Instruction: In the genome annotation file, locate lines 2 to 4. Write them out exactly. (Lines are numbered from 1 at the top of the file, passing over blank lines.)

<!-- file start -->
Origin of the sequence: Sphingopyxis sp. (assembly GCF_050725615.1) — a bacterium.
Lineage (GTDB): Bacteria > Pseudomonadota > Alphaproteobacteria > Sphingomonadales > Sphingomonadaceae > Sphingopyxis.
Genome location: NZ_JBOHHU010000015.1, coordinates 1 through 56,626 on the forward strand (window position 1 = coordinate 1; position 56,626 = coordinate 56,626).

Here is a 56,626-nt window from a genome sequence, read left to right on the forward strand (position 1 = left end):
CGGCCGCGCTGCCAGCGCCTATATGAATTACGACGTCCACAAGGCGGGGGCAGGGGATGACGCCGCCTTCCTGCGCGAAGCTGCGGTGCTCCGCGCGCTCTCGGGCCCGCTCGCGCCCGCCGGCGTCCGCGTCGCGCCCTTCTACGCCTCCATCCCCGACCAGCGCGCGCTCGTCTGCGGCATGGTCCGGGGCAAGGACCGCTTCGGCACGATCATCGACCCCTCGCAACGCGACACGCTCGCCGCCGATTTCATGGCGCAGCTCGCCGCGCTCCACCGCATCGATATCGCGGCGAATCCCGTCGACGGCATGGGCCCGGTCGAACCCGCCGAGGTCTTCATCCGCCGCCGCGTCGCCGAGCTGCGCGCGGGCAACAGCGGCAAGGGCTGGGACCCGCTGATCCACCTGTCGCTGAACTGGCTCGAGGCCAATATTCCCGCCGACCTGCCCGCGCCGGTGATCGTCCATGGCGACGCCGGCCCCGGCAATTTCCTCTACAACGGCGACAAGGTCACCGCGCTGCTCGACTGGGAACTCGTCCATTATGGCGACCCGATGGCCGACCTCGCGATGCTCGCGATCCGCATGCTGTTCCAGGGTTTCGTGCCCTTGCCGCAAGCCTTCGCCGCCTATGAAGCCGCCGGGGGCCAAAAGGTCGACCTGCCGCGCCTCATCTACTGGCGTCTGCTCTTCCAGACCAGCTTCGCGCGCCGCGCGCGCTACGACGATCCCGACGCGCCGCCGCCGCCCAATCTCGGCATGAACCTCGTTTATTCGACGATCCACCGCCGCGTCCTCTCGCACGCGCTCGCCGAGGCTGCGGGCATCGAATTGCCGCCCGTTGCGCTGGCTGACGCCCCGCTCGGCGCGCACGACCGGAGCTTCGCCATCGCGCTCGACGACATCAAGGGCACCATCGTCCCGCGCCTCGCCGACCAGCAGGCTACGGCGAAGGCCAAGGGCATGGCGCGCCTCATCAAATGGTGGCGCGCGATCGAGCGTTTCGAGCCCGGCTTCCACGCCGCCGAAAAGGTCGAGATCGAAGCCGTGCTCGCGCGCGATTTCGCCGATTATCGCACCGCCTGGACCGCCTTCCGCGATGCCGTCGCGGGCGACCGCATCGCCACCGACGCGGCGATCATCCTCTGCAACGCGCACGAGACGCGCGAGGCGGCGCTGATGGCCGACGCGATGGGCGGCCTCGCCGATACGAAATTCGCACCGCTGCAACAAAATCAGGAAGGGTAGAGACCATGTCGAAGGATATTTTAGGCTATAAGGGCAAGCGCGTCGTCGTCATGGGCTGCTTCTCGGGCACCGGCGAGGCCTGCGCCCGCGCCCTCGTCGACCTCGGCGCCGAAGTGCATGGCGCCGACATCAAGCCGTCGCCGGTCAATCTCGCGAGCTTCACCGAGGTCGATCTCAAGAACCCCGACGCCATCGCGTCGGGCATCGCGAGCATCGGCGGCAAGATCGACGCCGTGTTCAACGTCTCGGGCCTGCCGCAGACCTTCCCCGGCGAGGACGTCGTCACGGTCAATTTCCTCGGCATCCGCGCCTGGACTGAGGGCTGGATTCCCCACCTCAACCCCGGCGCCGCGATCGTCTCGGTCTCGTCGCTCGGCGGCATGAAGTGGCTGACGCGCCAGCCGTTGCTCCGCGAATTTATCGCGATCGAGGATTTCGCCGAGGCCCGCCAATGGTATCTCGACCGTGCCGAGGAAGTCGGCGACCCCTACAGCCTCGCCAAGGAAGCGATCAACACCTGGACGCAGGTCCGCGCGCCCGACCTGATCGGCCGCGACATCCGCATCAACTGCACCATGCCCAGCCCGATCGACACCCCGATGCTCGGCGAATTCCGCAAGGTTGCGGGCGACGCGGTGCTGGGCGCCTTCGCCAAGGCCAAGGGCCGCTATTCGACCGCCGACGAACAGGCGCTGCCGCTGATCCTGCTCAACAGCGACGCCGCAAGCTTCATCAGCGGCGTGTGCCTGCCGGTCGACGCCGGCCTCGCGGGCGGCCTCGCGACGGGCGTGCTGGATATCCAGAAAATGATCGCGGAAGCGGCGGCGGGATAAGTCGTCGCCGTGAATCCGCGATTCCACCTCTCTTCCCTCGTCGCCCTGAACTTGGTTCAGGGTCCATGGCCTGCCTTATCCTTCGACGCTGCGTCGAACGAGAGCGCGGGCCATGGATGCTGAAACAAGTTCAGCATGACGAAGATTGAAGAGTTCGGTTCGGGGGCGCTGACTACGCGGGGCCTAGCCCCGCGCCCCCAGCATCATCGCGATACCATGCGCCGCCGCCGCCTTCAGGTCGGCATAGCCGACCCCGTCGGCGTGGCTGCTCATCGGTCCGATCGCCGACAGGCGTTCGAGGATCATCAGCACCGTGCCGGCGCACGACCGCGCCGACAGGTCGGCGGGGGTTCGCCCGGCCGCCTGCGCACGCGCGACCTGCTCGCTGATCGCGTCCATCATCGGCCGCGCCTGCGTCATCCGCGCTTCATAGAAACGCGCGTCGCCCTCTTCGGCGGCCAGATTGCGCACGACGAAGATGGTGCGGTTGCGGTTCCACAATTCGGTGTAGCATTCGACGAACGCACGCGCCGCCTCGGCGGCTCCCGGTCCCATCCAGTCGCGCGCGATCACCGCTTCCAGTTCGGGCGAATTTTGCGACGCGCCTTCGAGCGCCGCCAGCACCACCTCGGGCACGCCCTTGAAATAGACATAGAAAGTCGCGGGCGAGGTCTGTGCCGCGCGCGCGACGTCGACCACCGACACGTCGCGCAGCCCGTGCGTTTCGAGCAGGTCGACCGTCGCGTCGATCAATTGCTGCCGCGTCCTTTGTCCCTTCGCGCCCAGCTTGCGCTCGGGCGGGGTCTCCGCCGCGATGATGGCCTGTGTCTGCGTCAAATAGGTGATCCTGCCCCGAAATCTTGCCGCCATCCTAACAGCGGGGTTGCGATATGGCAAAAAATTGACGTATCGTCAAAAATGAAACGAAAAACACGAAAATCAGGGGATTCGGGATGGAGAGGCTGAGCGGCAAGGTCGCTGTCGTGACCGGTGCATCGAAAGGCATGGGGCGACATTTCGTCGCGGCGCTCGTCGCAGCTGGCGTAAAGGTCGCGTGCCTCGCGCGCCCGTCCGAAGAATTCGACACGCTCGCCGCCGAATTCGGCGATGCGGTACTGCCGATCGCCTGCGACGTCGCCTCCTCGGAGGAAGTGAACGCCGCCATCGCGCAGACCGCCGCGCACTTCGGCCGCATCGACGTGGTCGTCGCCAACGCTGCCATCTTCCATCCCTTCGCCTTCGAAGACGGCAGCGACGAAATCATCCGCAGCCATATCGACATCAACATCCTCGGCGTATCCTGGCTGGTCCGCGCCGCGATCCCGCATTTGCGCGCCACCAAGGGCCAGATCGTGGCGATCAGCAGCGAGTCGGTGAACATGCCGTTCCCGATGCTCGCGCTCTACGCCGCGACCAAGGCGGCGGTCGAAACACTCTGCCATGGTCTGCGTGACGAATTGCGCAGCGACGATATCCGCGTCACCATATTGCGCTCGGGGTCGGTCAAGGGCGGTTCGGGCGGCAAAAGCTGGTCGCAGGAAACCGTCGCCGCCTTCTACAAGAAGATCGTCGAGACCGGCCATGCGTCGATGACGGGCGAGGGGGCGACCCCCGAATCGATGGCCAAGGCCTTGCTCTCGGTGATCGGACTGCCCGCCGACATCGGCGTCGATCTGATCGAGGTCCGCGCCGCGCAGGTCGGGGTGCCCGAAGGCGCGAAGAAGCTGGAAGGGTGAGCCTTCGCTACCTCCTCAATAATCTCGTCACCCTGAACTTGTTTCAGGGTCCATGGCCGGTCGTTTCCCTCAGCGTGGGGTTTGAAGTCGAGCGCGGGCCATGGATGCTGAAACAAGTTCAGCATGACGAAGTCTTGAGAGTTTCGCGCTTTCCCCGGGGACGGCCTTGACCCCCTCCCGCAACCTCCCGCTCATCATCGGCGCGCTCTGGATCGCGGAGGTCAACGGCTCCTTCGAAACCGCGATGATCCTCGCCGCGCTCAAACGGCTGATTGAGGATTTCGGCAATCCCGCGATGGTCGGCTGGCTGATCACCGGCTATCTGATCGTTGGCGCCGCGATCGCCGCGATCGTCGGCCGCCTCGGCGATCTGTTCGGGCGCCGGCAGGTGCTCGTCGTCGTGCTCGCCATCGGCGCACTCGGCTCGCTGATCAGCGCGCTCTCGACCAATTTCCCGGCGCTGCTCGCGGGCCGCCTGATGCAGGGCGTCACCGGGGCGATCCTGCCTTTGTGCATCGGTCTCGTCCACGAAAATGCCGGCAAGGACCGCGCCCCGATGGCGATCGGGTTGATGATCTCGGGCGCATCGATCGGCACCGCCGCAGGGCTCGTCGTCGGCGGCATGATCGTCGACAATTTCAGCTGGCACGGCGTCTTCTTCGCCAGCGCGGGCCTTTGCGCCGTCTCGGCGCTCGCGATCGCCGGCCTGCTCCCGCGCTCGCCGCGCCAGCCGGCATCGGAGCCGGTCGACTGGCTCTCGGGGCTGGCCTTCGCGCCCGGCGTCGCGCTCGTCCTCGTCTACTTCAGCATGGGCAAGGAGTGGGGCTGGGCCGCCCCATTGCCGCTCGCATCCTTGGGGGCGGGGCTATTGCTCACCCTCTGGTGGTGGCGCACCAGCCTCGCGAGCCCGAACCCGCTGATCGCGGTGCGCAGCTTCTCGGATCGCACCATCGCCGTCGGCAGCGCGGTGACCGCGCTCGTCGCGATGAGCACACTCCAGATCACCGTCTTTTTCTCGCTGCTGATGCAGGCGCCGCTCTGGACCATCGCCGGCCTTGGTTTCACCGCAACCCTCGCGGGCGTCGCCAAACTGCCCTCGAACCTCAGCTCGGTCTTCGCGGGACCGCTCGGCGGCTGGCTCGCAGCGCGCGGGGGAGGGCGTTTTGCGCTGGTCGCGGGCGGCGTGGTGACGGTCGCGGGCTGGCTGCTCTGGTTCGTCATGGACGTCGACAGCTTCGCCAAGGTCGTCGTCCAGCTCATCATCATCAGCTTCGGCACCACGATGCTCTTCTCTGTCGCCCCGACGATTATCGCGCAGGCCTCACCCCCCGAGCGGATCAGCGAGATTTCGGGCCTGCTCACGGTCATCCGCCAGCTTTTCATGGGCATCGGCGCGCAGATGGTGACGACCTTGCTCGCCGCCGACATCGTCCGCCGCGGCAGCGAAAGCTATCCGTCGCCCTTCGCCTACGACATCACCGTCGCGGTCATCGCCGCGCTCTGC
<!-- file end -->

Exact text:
Lineage (GTDB): Bacteria > Pseudomonadota > Alphaproteobacteria > Sphingomonadales > Sphingomonadaceae > Sphingopyxis.
Genome location: NZ_JBOHHU010000015.1, coordinates 1 through 56,626 on the forward strand (window position 1 = coordinate 1; position 56,626 = coordinate 56,626).

Here is a 56,626-nt window from a genome sequence, read left to right on the forward strand (position 1 = left end):